107. White-bellied Drongo Dicrurus caerulescens Two at Baga Ridge
108. Common Iora Aegithina tiphia Baga Ridge
109. Malabar Whistling Thrush Myophonus horsfieldii One at Dudhsagar Waterfall
110. Asian Brown Flycatcher Muscicapa dauurica Baga Ridge
111. Red-throated Flycatcher Ficedula parva Several at Keoladeo Ghana
112. Tickell's Blue Flycatcher Cyornis tickelliae One at Baga Ridge
113. Grey-headed Canary Flycatcher Culicicapa ceylonensis Two or three at Keoladeo Ghana
114. Bluethroat Luscinia svecica One (!) at Keoladeo Ghana
115. Oriental Magpie Robin Copsychus saularis Common
116. Indian Robin Saxicoloides fulicate Fairly common
117. Black Redstart Phoenicurus ochrurous (race phoenicuroides) Common at Keoladeo Ghana
118. Common Stonechat Saxicola torquata Arpora; Carambolim Lake
119. Pied Bushchat Saxicola caprata Common at Keoladeo Ghana and elsewhere
120. Brown Rock-chat Cercomela fusca Fatehpur-Sikri
121. Chestnut-tailed Starling Sturnus malabaricus Carambolim Lake
122. Brahminy Starling Sturnus pagodarum Common at Keoladeo Ghana
123. Rosy Starling Sturnus roseus Carambolim Lake and Mandovi River
124. Asian Pied Starling Sturnus contra Common at Keoladeo Ghana
125. Common Myna Acridotheres tristis Common
126. Black-lored Tit Parus xanthogenys One on Baga Ridge
127. Plain Martin Riparia paludicola Common in Goa
128. Wire-tailed Swallow Hirundo smithii Common around Goa
129. Red-rumped Swallow Hirundo daurica Common
130. Red-whiskered Bulbul Pycnonotus jocosus Widespread in Goa
131. White-eared Bulbul Pycnonotus leucotis Common at Keoladeo Ghana
132. Red-vented Bulbul Pycnonotus cafer Common at Keoladeo Ghana and in Goa
133. White-browed Bulbul Pycnonotus luteolus Fairly common at Baga Ridge
134. Plain Prinia Prinia inornata Fairly common at Keoladeo Ghana
135. Ashy Prinia Prinia socialis Fairly common in Goa
136. Blyth's Reed Warbler Acrocephalus dumetorum Keoladeo Ghana
137. Lesser Whitethroat Sylvia curruca Common at Keoladeo Ghana
138. Greenish Warbler Phylloscopus trochiloides Common
139. Tawny-bellied Babbler Dumetia hyperythra Baga Ridge
140. Large Grey Babbler Turdoides malcolmi Keoladeo Ghana
150. Jungle Babbler Turdoides striatus Common at Keoladeo Ghana and elsewhere
151. Plain Flowerpecker Dicaeum concolor Baga Ridge
152. Purple-rumped Sunbird Nectarinia zeylonica Fairly widespread in Goa
153. Purple Sunbird Nectarinia asiatica Common
154. Crimson Sunbird Aethopyga siparaja Fairly common in Goa
155. House Sparrow Passer domesticus Fairly common
156. Chestnut-shouldered Petronia Petronia xanthocollis Common in Keoladeo Ghana
157. White Wagtail Motacilla alba Fairly infrequent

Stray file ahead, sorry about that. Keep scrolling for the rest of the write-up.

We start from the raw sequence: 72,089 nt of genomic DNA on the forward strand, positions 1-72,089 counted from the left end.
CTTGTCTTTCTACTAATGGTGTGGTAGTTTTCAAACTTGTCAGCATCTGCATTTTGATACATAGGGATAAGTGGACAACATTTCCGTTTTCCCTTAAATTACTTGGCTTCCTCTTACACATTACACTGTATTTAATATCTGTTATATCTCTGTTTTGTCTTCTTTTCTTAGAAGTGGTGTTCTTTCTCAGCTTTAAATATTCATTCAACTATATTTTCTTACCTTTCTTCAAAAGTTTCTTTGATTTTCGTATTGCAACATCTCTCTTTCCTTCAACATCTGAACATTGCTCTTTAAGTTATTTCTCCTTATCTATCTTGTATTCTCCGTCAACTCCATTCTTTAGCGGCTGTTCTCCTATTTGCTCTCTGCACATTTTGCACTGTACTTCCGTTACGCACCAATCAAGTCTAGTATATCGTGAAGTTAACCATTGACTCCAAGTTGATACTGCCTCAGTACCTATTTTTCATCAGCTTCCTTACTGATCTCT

158. White-browed Wagtail Motacilla maderaspatensis Common in Goa (e.g. Arpora, Carambolim Lake)
159. Citrine Wagtail Motacilla citreola Common (Keoladeo Ghana, Carambolim Lake)
160. Yellow Wagtail Motacilla flava On paddyfields at Carambolim Lake; one of the dark-headed races
161. Paddyfield Pipit Anthus rufulus Common at Keoladeo Ghana and elsewhere
162. Olive-backed Pipit Anthus hodgsoni Common at Keoladeo Ghana
163. Baya Weaver Ploceus philppinus Small flock on overgrown paddies at Carambolim Lake
164. White-rumped Munia Lonchura striata Common
Addenda: Subscriber Jeff Higgott adds: "I read with interest the write-up of your Indian trip. Not sure whether the tigress is still present but it was certainly around when we were there (February 2001). We saw plenty of pug marks but didn't see the animal. Our guide took us into the area beyond the "tigress - do not go beyond this point" sign birding. He said that he once slept in the area overnight and awoke to find the tigress only 30m away. Given their natural avoidance of people and the number of locals who happily walk through Bandhavgar (where we saw 4 tigers in 5 days) I can believe it. Bharatpur has had three dry winters in a row now."

Adrian Royle adds: "I visited in February 1999 when still wet, a fabulous way to celebrate my 40th birthday. No tiger about then, but a Siberian Rubythroat put on a nice show. I returned in November 2000, very dry. Water was being pumped up from underground. Quite a disappointing visit, although the Siberian Cranes were in residence and viewed from very close up. The highlight was a Greater Adjutant stork."

For an update on the monsoon situation for autumn 2003 see Water (and Birds!) at Bharatpur by Mike Prince.
Written by: Dave Dunford